If the caller has the required permissions, this method generates a key and returns it in a Group Key Envelope (GKE) structure. After obtaining the key, we can finally call kdscli.dll!_GenerateGmsaPassword to generate the password.
The sixth and seventh parameters are optional and do not affect the password. So, for this purpose, we can just set them to null.
Recap of gMSA password generation
A gMSA password is generated by calling a function that resides in kdscli.dll (not exported, unfortunately), which we have on any Windows endpoint. Calling this function requires three things:
- msds-ManagedPasswordID of the gMSA (can be retrieved by using an LDAP query)
- GKE, which can be generated by calling the GetKey method on the DC with high privileges via RPC
Implementing GetKey and offline password generation
We attempted to simplify generating gMSA passwords as much as possible, to the extent that it could be done offline. The only RPC call in the process is for GetKey. So, we decided to reverse and port it to C# code that generates a GKE.
We discovered that the key periodically changes, as documented by Microsoft. But the key is derived from attributes of the KDS root key object and three integers (L0KeyID, L1KeyID, L2KeyID) derived from a timestamp, as shown in the following screenshot.
The current timestamp is stored in the msDS-ManagedPasswordID attribute of the gMSA, readable by all domain users by default, so we can retrieve the timestamp and generate those integers.
The only ingredients the DC uses to generate the passwords, but we don’t have, are the following attributes of the KDS root key:
Retrieving those attributes requires read and extended rights on the KDS root key object, which only domain admins have by default. However, those values ARE NOT periodically changed.
This means that if we compromise those values, we can use them to compute a GKE for any gMSA associated with the KDS root key and generate its password offline.
The Golden GMSA Attack
The Golden GMSA attack occurs when an attacker dumps a KDS root key’s relevant attributes and then uses them to generate the password for associated gMSA accounts offline. The Golden GMSA attack is somewhat similar to the Golden Ticket attack, which allows attackers who compromise the krbtgt account to forge Ticket Granting Tickets (TGTs) as long as the krbtgt password remains unchanged.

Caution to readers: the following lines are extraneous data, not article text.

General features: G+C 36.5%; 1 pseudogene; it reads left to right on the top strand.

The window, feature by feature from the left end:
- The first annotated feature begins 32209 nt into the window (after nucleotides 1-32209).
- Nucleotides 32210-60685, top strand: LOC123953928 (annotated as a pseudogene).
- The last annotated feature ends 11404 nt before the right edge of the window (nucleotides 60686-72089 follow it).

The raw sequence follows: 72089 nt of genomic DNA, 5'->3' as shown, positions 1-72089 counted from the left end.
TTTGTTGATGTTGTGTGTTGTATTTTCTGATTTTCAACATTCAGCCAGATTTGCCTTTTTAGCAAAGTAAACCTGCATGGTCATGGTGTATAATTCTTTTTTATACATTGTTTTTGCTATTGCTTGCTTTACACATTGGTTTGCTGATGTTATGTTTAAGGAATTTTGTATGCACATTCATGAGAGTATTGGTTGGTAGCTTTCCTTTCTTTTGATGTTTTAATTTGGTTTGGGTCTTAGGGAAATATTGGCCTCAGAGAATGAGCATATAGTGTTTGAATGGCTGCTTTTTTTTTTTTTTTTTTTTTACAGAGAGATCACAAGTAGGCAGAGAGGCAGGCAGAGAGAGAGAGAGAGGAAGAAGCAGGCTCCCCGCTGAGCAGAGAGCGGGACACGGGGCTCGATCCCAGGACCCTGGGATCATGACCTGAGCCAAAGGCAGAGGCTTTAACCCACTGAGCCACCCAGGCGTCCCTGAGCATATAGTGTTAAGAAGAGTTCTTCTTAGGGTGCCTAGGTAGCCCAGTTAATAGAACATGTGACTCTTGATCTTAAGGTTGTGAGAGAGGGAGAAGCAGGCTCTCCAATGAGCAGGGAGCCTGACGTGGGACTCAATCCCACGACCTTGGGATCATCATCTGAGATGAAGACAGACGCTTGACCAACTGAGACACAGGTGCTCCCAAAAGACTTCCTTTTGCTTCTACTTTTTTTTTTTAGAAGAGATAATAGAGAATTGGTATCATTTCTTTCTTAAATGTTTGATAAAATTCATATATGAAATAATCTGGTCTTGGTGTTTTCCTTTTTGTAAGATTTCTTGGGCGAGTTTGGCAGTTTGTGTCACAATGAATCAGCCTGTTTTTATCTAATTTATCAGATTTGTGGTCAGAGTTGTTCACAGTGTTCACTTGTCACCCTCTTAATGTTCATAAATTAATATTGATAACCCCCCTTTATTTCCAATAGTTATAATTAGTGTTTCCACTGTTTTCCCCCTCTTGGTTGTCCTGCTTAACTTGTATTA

One notable difference between a Golden Ticket attack and the Golden GMSA attack is that we are not aware of a way of rotating the KDS root key secret. Therefore, if a KDS root key is compromised, there is no way to protect the gMSAs associated with it. The only mitigation in such a scenario is to create new gMSAs with a new KDS root key.
Weaponizing the Golden GMSA attack
We weaponized the Golden GMSA attack in a tool you can download here.
The GoldenGMSA Attack tool can retrieve the necessary attributes from a specified KDS root key object or use values provided by the user to generate a GKE. The tool can also retrieve the msDS-ManagedPasswordID based on a gMSA SID and, of course, generate the gMSA’s password offline.
An attacker can potentially use the password to compromise services that use the gMSA by forging a Silver Ticket or obtaining a Kerberos service ticket for privileged accounts through S4U2Self. If the gMSA has high privileges, the attacker might use it to compromise other resources and, in some cases, compromise the entire forest.
Golden GMSA attack example
An attacker can use the GoldenGMSA tool to enumerate all gMSAs and their associated KDS root keys. An attacker with high privileges can also use the GoldenGMSA tool to dump the KDS root keys.
The attacker can later use the dumped KDS root key BLOB to generate the password of the gMSA completely offline.
The password is Base64 encoded because it could include non-printable characters.
Detecting a Golden GMSA attack
The compromise of a KDS root key does not generate security events by default. Defenders should configure a SACL on the KDS root key objects for everyone reading the msKds-RootKeyData attribute. Once the system access control list (SACL) is configured, any attempt to dump the key data of a KDS root key will generate security event 4662 on the DC where the object type is msKds-ProvRootKey and the account name is not a DC, as demonstrated in the following screenshot:
Defending against Golden GMSA attacks
Group Managed Service Accounts are a great Active Directory feature that mitigates some risks associated with service accounts, such as Kerberoasting attacks. However, the passwords associated with gMSAs are generated using inputs that cannot be rotated if compromised, allowing attackers with high privileges to dump KDS root keys and generate the passwords of the associated gMSAs offline for as long as they exist.
Defenders should monitor abnormal access to KDS root keys, such as non DCs reading the msKds-ProvRootKey attribute and abnormal logon events linked to gMSA accounts.